- “Senator” – You may purchase up to two Personality cards from the Display area. The cost is the Good(s) indicated in the red field of the card (just above the associated god) plus the Good(s) depicted beneath that slot. A question mark (“?”) means the player may use any Good from his/her Storehouse. (Cards are cheapest at the left of the row, increasing in cost as you move to the right.) Place the card(s) into your hand and NOT onto your played stack. (These cards are available for use at your next turn.) After a purchase, Personality cards in the Display are shifted to the left to fill empty slots. Then empty slots on the right (6th first) are filled with cards from the purchase stack. (Note: There is a typo on the Diplomat card in Deck IV in the first edition of the game. The basic cost of that card is Tools, correctly depicted in the symbol on its red stripe, not the text “Food” printed on the stripe.)
- “Diplomat” – The most flexible Personality card in your hand. It duplicates the top (face up) card (except for another Diplomat or a Tribune) in any OTHER player’s discard pile.
The following three Personalities appear only in the Sale deck:
- “Colonist” – The player selects money or adds new Colonists. If money, take 5 coins plus 1 coin for each of your Colonists (Land or Sea) on the board. If adding Colonists, then for each new piece pay one Food & one Tool and place on Roma or any City in which you have a house.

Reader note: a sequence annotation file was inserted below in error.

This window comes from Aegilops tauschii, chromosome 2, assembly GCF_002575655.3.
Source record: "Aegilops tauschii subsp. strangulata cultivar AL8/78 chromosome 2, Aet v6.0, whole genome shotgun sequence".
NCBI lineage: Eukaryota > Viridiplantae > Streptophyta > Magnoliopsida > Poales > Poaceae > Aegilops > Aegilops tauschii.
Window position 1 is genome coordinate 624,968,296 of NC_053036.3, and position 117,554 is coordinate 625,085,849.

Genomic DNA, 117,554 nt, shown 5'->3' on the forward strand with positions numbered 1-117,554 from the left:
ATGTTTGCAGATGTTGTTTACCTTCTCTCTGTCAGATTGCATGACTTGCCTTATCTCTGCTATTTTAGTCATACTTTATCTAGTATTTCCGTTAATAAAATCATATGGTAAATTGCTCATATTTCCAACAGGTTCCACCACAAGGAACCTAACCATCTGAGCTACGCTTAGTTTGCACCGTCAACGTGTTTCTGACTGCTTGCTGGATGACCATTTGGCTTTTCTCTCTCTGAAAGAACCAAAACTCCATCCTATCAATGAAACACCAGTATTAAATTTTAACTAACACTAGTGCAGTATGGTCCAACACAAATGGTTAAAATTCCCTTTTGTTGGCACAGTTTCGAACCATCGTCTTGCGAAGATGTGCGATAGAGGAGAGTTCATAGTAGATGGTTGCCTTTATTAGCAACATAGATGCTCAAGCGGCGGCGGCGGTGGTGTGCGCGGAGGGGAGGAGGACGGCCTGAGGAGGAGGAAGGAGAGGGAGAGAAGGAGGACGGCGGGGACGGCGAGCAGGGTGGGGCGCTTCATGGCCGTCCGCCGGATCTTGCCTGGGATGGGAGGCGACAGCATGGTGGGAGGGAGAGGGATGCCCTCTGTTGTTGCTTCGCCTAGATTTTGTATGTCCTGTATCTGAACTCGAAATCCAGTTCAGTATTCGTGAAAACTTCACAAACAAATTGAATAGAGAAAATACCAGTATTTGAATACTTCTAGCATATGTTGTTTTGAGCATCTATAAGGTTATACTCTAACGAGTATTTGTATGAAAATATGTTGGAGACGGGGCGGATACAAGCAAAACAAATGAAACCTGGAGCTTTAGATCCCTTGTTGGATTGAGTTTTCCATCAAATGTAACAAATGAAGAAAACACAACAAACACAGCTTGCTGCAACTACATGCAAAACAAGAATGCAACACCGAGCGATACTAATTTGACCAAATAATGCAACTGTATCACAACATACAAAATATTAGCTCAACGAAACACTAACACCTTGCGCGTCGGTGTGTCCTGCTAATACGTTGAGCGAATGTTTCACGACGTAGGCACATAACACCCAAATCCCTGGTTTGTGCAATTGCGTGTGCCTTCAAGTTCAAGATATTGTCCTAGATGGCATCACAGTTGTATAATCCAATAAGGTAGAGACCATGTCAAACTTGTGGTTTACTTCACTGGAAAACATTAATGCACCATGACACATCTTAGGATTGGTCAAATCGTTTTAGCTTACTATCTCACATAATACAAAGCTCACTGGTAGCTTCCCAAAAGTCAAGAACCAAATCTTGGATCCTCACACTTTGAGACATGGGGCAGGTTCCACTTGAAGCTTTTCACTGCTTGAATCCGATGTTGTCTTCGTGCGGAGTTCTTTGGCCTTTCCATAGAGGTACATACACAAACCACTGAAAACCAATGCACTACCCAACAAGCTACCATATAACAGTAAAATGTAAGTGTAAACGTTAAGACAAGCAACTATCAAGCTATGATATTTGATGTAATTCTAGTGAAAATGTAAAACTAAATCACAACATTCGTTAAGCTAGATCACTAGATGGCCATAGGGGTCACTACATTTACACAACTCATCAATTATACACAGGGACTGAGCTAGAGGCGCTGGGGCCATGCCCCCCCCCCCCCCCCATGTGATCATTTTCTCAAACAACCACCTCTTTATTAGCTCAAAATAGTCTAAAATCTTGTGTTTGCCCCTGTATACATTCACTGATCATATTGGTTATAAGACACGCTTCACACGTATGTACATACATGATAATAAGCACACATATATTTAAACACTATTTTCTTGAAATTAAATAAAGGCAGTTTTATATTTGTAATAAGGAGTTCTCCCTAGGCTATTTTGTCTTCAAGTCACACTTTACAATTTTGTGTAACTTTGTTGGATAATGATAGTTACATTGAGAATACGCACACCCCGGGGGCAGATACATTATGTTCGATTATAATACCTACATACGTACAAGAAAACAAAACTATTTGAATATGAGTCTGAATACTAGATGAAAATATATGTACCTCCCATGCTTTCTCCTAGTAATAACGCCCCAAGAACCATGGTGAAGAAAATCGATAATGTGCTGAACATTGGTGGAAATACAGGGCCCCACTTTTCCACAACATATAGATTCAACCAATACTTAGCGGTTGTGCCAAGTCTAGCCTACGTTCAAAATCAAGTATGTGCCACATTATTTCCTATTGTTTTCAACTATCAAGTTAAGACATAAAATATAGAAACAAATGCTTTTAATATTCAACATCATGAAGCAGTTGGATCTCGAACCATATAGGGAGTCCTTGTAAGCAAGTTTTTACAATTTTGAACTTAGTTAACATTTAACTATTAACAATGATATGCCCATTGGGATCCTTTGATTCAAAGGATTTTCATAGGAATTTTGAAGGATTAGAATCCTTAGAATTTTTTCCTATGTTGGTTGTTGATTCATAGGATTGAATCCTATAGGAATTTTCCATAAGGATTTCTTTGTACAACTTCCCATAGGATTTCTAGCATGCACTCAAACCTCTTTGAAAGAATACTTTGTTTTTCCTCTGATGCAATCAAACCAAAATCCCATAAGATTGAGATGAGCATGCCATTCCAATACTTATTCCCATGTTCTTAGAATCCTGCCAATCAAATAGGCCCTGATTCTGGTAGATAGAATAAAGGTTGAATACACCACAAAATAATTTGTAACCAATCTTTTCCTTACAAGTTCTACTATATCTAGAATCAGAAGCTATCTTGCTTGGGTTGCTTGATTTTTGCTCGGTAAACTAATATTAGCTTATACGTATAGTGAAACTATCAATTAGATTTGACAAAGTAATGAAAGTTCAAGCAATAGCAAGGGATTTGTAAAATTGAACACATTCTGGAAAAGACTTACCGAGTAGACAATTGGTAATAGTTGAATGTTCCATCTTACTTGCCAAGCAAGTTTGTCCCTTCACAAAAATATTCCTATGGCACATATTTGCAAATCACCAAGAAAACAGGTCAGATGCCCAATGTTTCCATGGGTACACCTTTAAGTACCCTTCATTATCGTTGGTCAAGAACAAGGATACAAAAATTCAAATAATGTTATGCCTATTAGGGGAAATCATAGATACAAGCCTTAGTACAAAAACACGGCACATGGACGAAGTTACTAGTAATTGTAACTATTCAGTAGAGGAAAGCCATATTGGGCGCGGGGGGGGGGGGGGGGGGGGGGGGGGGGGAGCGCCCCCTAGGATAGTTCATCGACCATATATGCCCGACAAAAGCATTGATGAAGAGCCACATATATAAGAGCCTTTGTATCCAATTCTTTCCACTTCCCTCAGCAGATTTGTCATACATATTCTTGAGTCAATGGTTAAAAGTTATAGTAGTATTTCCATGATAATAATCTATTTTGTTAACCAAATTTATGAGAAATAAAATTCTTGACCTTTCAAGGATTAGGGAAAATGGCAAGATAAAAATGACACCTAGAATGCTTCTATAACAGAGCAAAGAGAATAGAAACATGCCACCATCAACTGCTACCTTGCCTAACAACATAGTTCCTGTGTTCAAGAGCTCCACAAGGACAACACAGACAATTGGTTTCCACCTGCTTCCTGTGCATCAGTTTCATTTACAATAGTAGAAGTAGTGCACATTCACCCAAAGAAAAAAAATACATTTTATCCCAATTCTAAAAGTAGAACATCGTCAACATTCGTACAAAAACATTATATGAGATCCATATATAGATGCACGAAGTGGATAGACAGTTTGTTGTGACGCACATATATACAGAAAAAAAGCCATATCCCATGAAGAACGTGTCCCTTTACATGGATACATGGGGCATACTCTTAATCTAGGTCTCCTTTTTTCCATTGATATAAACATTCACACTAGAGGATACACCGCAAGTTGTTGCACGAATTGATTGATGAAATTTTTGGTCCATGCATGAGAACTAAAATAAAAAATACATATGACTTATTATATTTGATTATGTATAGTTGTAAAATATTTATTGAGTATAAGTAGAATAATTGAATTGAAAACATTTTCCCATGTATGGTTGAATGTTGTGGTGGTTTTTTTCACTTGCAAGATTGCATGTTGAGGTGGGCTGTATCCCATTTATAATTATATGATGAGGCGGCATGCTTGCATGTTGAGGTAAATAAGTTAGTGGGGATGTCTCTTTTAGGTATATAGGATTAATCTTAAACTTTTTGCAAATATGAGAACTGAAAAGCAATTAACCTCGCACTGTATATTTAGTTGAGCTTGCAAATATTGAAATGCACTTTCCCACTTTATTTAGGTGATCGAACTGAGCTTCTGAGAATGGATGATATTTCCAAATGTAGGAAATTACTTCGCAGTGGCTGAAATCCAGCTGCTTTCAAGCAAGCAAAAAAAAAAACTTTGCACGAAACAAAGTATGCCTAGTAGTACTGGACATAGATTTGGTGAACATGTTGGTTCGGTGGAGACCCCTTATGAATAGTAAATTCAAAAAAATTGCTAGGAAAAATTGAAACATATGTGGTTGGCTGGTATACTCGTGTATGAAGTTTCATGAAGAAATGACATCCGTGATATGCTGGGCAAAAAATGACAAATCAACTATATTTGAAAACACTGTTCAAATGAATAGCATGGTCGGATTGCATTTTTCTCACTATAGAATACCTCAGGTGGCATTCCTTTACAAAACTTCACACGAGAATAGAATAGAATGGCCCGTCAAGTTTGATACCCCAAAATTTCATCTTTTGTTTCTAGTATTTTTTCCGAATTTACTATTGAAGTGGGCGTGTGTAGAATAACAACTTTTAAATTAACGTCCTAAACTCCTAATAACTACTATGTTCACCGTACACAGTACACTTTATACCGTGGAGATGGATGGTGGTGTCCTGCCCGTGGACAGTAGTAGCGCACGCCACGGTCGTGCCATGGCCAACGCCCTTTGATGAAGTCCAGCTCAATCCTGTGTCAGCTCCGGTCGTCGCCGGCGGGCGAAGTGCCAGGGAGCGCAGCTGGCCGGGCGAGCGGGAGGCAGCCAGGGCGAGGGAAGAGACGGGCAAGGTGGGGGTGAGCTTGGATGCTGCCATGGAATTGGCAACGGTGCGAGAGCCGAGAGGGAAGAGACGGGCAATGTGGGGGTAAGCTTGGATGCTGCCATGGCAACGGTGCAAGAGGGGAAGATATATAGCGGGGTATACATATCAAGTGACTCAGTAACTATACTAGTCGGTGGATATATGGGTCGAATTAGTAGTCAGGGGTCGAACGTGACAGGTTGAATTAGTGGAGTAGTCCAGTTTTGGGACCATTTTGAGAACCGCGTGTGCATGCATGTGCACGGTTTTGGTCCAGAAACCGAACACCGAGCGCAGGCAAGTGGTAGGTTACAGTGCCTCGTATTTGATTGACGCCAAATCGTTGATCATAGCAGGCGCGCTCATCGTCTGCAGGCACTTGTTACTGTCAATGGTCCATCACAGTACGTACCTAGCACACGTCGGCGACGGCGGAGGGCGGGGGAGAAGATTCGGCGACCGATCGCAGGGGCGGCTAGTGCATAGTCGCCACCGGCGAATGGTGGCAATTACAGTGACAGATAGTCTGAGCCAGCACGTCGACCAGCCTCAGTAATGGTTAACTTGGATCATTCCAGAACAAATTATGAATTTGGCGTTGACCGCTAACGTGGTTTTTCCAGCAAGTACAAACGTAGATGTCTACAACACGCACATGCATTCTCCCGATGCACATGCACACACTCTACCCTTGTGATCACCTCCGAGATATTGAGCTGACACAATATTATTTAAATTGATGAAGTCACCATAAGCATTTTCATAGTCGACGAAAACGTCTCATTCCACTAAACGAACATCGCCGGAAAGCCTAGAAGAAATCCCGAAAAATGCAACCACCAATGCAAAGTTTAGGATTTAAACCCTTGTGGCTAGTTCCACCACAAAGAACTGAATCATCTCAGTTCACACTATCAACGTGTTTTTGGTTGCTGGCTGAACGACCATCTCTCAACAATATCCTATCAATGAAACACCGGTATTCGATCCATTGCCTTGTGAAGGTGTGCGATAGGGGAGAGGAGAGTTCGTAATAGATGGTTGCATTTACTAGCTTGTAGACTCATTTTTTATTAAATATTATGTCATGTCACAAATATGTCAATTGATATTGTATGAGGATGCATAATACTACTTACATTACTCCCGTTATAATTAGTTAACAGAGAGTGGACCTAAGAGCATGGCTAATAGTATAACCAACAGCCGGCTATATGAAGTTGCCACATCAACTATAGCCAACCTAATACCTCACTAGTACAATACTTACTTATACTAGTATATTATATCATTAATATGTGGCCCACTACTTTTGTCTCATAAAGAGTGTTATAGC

- “Consul” – You may purchase one Personality card from the Display area, the cost is just that of the Good(s) indicated in the red field of the card. (Ignore the Goods depicted below that slot.) As with the Senator, place the card into your hand, NOT onto your played stack. After the purchase, slide Personality cards in the Display to the left to fill empty slots and refill the Display.
- “Specialists” – There is one each of Mason, Farmer, Smith, Vintner and Weaver Personality cards. All of that player’s houses produce one unit of the related type of Good (Brick, Food, Tools, Wine, Cloth). Other players do not receive anything, even if in the same City.
The game ends when a player’s 15th house is placed or the last Personality card is purchased. That player is awarded the 7 VP bonus “Concordia” card and all other players execute their final card play. Then Victory points are tallied.
All Personality cards return into your hand. Each player determines his/her base Victory Point score for a god, then multiply by the number of Personality cards owned that are associated with that god. (Read your VP stripes carefully. Do not presume that all cards of a personality type are linked to the same god!) And the gods are: